gavel-952313-mThis is a case that many with the Georgia Bar have been watching as the Georgia Supreme Court has ruled unanimously to affirm the Georgia Court of Appeals’ ruling that states that if the Plaintiff’s Medical Expert Affidavit filed with the Plaintiff’s original complaint in a Medical Malpractice Case is found defective, and the Defendant files a Motion to Dismiss the Complaint based on said defect, that the Plaintiff could, if filed within thirty (30) days of being served with said Motion, cure the defect by filing an Amended Complaint with an Affidavit of a new Expert. This ruling serves to further define a rule of law in Georgia that has been in place since the 1980’s as well as set new standards for both Plaintiffs and Defendants in Medical Malpractice Cases in Georgia.

This ruling comes from a case that originated in Fulton County, Georgia, Superior Court, whereby the Plaintiff filed a Medical Malpractice Complaint with the required Expert Affidavit Attached thereto. The Defendant subsequently filed a Motion to Dismiss the Complaint stating that said Affidavit was defective. The Plaintiff then filed an Amended Complaint with a new Affidavit from a new expert, not a new Affidavit from the same expert as the original Affidavit.

The Defendant filed a Motion with the Court to Dismiss the Plaintiff’s claim for violating the rule that a Plaintiff’s Complaint in a Medical Malpractice Case must be filed with the Affidavit of a Medical Expert. The Honorable Kimberly Esmond Adams of the Superior Court agreed with the Defendant and dismissed the Plaintiff’s Complaint. The case is Gala v. Fisher, No. S14G0919.

The Plaintiff Appealed the case to the Georgia Court of Appeals and the three (3) Justice Panel of said Court consisting of the Honorable Elizabeth Barnes, the Honorable John Ellington, and the Chief Judge Herbert Phipps, disagreed with the Superior Court and reinstated the Plaintiff’s lawsuit. The case made its way to the Georgia Supreme Court whereby the Georgia Supreme Court unanimously agreed with the Court of Appeals, and, as further stated by the Honorable Presiding Justice P. Harris Hines that, “Nothing in our reading of the statute detracts from that purpose,” wrote Hines. “[The plaintiff] has exercised his right to amend his complaint as a matter of course under O.C.G.A. § 9-11-15(a), and produced an affidavit of an expert who opines that professional malpractice occurred.”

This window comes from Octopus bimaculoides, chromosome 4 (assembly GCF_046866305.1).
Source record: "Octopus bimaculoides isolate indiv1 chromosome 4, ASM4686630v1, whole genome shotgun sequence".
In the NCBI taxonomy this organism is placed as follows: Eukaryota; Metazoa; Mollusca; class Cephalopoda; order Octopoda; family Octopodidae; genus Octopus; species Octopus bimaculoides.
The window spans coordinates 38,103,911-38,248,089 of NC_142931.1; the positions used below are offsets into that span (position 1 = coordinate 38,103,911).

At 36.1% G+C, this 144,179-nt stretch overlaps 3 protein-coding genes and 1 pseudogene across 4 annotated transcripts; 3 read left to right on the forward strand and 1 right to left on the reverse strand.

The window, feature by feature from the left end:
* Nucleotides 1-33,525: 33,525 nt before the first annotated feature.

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Follow Up to the Blog Posted Dated April 9, 2015 re: $ 150 Million Dollar Plaintiff’s Verdict against Chrysler: NHTSA may Reopen Investigation of the older Jeeps’ gas tanks and may also open a New Investigation

business-law-883985-mAs I posted in my April 9, 2015 blog post titled, “A $ 150 Million Dollar Verdict in Georgia against Chrysler for the Death of a Young Child Due to an Exploding Gas Tank Exposes the Company to Future Massive Tort Litigation (Video’s of the Trial Included),” a Georgia Jury in Bainbridge, Georgia, just over one week ago, awarded a family who lost their 4-year old son in a 1999 Jeep Cherokee gas tank explosion following a rear end collision, $ 150 Million Dollars in Damages for the loss of their son and for their son’s pain and suffering in his horrific death. In that blog, I stated that the National Highway and Transportation Safety Administration (NHTSA), after investigating the Jeep’s gas tank design by, among other things, 20 year old data submitted by Chrysler, had determined that the Jeep was an, “unreasonable risk to motor vehicle safety.”

NHTSA may, however, be changing course in reference to its earlier determination that the Jeep’s gas tank design was safe.  Mark Rosakind, the head of NHTSA, told reporters yesterday at the New York International Auto Show at a briefing that he may reopen the investigation of the safety of the older Jeeps’ gas tanks, and that he may even begin a new investigation.  Rosalind was quoted as stating, “We’re not satisfied with the current situation, so we are looking for every avenue that would be appropriate for us to take action,” and, “Given all of the stuff that’s going on, we want to figure out what else we can be doing.” Rosakind also stated that he has a group that is organized to look into actions that regulators can take and he has further stated that, “Everything is on the table for us to look at.”

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A $ 150 Million Dollar Verdict in Georgia against Chrysler for the Death of a Young Child Due to an Exploding Gas Tank Exposes the Company to Future Massive Tort Litigation (Video’s of the Trial Included)

explosion-776833-mOn March 6, 2012, the Waldens were driving in Bainbridge, Georgia when their 1999 Jeep Grand Cherokee was struck from behind by a vehicle that was traveling more than 50 miles per hour. Neither of the Drivers of either vehicle were injured in the impact.  The 4-year old child that sat in the back seat of the Jeep Grand Cherokee, manufactured by Chrysler, only suffered a fractured leg until the Jeep burst into flames causing the death of the young Remington Walden. The parent’s marriage would also die that fateful night.

This was not the first time that a vehicle with this gas tank design had exploded causing Catastrophic Injury or Death, and Chrysler knew it as they settled claims quietly and recalled just enough vehicles to keep the National Highway Safety Administration (NHTSA) satisfied. Chrysler tried to settle with the Waldens, but to no avail. The Waldens had nothing more to lose: Their son was dead and their marriage was dead; now it was time for Chrysler to be exposed.

And exposed they would be by a Bainbridge, Georgia jury a week ago today when the jury awarded one hundred and fifty million dollars and No/00th ($ 150,000,000.00) to the Waldens for the Wrongful Death of their young 4-year old son Remi. The case is Walden v. Chrysler Group, 12CV472. The jury apportioned $ 120 Million Dollars of the verdict for the value of Remi’s life and $ 30 Million Dollars for the young child’s pain and suffering as he died while flames from the vehicle engulfed him and the Jeep in which he was riding. The jury only attributed one percent (1%) of the fault of the accident to the other driver that hit the Jeep from behind, leaving ninety-nine percent (99%) of the fault with Fiat Chrylser.